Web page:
April 27, 2013

Some Passing Thoughts on The Dead-End Notion of "Islamic Slavery"

Regarding Western distortions of slavery in Zanzibar, a frequent line of defense I encounter in my research in Oman is that slavery in Zanzibar was of more benevolent variety because Islam mediated the brutality of the master-slave relationship. I am skeptical of such a defense for the following reasons:

The solution to Western distortions of the "Arab" slave trade is not to produce Orientalized set pieces drawn from Quranic texts, in which "Arab" and "Muslim" slaveholders practice a benevolent and more exalted form of slavery. This is an intellectual dead end, and amounts to an indirect apology for something which requires a much deeper critical response. First of all the slave trade itself ought to be distinguished from the practice of slavery. Historians have an important role to play in showing how the trade rose and fell in interaction with economic systems and the demand for labor. The same rule applies to slavery itself--how slaves and slavemasters actually interacted in various times and places either in agreement or contradiction to the text.

Additonally, a true historian will not absolve anyone simply because they "abided by the Quran" in their dealings with slaves. Rather a historian will ask critical questions about how and why slavery was justified in the first place, what it meant to be a slave in particular societies in Africa and Southern Arabia, from the perspective (inasmuch as this is possible) from former slaves. Statements like, "all African societies practice slavery" obscure important differences in systems of enslavement to the point of rendering the word without any meaning. In other words, when Arab intellectuals employ this argument, they fall into the same trap that stymied an earlier generation of colonial historians, essentializing African societies and making them complicit in their own enslavement. Needless to say, this is a repeat of a racist colonial argument that was repeatedly used to justify European involvement in the trans-Atlantic trade.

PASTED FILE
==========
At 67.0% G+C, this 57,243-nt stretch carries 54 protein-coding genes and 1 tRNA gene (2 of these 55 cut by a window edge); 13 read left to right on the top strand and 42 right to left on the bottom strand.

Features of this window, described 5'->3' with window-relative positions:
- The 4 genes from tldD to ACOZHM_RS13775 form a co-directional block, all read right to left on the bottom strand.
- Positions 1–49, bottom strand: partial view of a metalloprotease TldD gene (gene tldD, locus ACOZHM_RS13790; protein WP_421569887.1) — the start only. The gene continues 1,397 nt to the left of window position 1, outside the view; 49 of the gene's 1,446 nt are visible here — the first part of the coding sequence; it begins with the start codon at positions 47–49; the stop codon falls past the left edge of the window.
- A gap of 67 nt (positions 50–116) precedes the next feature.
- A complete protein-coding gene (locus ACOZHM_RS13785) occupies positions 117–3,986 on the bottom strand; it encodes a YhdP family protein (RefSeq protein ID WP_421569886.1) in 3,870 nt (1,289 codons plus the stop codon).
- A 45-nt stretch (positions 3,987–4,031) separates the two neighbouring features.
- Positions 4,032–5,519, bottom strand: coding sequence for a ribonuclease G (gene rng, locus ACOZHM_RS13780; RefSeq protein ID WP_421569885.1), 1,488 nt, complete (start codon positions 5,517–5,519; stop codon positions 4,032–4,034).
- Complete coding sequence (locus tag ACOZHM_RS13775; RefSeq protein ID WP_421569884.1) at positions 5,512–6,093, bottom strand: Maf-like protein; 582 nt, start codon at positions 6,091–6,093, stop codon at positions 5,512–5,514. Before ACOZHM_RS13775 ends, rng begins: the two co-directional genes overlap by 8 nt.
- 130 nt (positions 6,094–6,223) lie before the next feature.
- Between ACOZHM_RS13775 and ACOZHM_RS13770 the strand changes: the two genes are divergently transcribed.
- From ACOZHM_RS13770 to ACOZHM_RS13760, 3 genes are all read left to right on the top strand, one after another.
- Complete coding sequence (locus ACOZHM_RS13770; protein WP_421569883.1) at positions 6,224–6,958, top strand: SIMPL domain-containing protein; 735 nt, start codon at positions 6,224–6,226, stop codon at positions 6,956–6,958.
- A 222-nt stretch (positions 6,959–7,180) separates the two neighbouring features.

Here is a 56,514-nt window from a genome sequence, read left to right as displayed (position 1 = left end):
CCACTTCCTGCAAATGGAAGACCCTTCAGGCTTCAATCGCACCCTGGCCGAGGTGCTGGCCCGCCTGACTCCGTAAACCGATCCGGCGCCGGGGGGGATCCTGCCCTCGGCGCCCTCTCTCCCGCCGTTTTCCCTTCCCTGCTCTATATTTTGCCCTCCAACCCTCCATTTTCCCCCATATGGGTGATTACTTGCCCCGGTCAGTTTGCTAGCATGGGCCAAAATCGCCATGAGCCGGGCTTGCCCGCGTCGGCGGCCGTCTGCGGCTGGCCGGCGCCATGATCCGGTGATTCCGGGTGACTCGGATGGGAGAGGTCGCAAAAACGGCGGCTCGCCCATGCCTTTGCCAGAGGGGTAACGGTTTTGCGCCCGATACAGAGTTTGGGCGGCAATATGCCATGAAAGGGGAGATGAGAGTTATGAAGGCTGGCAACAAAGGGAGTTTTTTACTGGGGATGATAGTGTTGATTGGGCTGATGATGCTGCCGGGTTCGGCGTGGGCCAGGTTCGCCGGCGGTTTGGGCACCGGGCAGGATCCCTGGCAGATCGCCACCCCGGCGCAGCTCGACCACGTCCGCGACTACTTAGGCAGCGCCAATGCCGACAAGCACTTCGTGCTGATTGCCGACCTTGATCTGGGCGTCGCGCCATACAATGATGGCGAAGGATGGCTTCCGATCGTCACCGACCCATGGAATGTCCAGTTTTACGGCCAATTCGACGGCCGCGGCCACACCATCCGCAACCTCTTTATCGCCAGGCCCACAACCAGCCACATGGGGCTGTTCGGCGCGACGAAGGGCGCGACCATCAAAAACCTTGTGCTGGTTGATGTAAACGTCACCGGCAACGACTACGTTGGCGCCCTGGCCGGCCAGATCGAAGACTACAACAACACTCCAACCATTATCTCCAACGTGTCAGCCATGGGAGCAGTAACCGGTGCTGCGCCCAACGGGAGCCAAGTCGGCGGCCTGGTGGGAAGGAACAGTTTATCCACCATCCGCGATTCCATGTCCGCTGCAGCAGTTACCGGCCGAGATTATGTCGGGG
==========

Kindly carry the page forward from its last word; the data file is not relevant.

None of what I am saying here is new. Eminent historians like Abdul Sherrif, Jon Glassman and Fred Cooper have been making such arguments for years. The problem is that a great many of those who defend (for instance) slavery in Zanzibar, do not seem to be aware of their work or their arguments, instead relying mostly on British colonial writers for their interpretation. This produces in many ways a distorted sense of the most urgent historical problem surrounding slavery. Books like Kinyanginyiro na Utumwa by Issa bin Nasser al-Ismaily succeed in dispelling many of the myths surrounding the "Arab" slave trade, but miss a chance to take the conversation further, to an actual substantial discussion of slavery and the various parties involved--Europeans, Arabs, Indians and Africans--and their various interests and understandings.

One way to approach the troubling issue of slavery in Zanzibar is to consider the following quote from Talal Asad:

"One trouble with their consensus argument is that it fuses the distinction between deceiver and deceived with the opposition between dominator and dominated. There is no a priori reason to suppose that social categories that define relations between dominators and dominated must involve credulity on the part of the latter and cynicism on that of the former. In any case, such suppositions are irrelevant to the problem. What is shared in such situations is not "belief" as an interior state of mind but cultural discourses that constitute objective social conditions and thus define forms of behaviour appropriate to them. Such conditions do not rule out the possibility of conflict--by which I mean not merely that conflicts may erupt to upset them but that conflicts, including the use of force, are entirely compatible with them."

The language of slavery in Zanzibar is often cloaked in paternalism, and historians would do well to analyze the role of this paternalism, and how the relationships of paternalism (including the squatter-landowner relationship) was gradually undone in the decades after abolition.